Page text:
Sugaray Rayford genuinely preaches the blues along with plenty of hope on his upcoming release In Too Deep
Before receiving recognition on a national level, Sugaray Rayford already knew what his mission was – to invite all his audiences wherever the music would take them. The Texas born singer and entertainer has guided him as the front man for several bands, including The Mannish Boys who won The Best Traditional Blues Album in 2013. But his contagious performances also afforded him a solo career where he weaved his special brand of blues sprinkled with soul and gospel from 2010 to this day. Rayford has also been a fixture with The Blues Music Awards including a BB King Entertainer of the Year and Soul Blues Male Artist of the Year in 2020. Coming off his Grammy nominated CD Somebody Save Me, In Too Deep drops a palette of inspiration, social messages and crisp production from songwriter Eric Corne, head of Rayford’s current label Forty Below Records. Backed by a band including his touring keyboardist Drake ‘Munkihaid’ Shining, Rayford sticks to his winning stage zone that he carries into the studio.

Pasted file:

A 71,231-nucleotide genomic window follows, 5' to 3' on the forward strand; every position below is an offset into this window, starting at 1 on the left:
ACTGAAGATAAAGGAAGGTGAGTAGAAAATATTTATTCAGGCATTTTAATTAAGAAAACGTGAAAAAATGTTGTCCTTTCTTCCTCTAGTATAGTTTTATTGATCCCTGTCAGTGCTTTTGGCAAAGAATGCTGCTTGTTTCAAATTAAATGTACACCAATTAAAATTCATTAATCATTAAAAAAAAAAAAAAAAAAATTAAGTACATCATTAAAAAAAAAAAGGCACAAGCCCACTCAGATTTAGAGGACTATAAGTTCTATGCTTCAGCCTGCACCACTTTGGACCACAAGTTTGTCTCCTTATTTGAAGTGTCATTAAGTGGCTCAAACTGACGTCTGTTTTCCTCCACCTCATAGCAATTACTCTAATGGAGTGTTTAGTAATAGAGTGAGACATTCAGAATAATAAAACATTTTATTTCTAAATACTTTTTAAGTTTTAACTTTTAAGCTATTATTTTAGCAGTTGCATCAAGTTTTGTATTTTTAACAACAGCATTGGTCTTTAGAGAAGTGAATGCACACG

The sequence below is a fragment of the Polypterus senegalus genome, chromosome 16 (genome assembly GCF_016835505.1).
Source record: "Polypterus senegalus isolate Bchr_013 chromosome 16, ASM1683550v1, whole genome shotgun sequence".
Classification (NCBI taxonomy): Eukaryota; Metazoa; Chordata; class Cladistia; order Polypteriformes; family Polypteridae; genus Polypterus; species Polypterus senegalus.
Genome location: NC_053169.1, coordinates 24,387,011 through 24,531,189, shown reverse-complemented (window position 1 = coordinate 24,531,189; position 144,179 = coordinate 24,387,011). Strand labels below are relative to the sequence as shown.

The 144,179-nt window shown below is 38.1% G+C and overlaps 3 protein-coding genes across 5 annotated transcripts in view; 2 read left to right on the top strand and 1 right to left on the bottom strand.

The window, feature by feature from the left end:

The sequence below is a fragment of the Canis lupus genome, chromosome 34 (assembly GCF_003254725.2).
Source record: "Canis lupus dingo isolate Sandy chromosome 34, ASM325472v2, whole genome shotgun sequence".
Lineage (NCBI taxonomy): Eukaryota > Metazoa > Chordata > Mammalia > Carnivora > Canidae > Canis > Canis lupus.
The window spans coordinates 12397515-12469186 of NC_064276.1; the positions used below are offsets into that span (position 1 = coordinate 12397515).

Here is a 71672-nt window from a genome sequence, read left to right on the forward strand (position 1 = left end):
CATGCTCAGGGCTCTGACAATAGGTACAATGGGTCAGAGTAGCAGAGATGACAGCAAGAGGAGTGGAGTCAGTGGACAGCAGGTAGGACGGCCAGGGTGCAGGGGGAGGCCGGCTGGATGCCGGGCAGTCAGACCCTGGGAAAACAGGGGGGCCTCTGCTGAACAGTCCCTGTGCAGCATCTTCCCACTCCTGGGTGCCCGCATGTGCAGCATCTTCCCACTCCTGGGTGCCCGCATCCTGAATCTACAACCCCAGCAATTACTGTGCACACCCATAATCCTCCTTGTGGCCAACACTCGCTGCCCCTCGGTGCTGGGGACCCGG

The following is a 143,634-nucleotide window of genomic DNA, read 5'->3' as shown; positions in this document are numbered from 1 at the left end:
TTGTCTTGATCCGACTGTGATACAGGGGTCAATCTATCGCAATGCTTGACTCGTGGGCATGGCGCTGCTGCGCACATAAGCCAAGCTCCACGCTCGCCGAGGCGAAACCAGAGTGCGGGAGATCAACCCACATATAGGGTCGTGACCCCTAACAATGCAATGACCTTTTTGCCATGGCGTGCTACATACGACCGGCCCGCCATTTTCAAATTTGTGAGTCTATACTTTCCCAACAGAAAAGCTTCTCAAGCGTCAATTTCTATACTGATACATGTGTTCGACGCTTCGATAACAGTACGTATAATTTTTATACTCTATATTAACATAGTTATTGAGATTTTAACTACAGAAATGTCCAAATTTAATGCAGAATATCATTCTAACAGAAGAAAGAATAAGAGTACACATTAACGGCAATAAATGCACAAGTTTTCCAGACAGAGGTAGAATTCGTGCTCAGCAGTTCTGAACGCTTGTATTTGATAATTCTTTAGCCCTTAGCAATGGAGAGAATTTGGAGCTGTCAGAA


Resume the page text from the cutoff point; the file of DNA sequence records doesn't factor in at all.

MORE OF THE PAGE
Within the ten tracks off In Too Deep, here are a few tracks that are particularly notable. While the message behind “Invisible Soldier” illustrates Rayford’s insomnia stemming from PTSD, the southern soul grooves are powered by a tight brass section and a unique background vocal production. “Miss Information” runs on a solid funk drums/percussion foundation while providing the sad state of affairs in general: “The soul of humanity/Facing calamity.” There is more emphasis on the blues with the pensive title track: “I never had my hand out/Gonna earn my keep/I keep trying to climb out/But I’m in too deep.” A must hear over and over in the gospel flavored, “Please Take My Hand,” weaves male choir humming, bass drum and hand claps that sets the tone claiming the everlasting battle in the name of civil justice.
While Rayford and Corne provide knowledge throughout In Too Deep, there is a break for proper romance thru “Golden Lady of the Canyon,” an uplifting ballad for a special lady love: “Both my lover and companion/Always there to pull me through,” decorated by fluctuating guitar touches and a brief but moving organ solo. Overall, what makes “In Too Deep” a joy to experience is that the blues according to Rayford strays far from a down and out mood while boldly addressing what is pertinent to humanity. Four and three-quarter stars out of Five.
The Urban Music Scene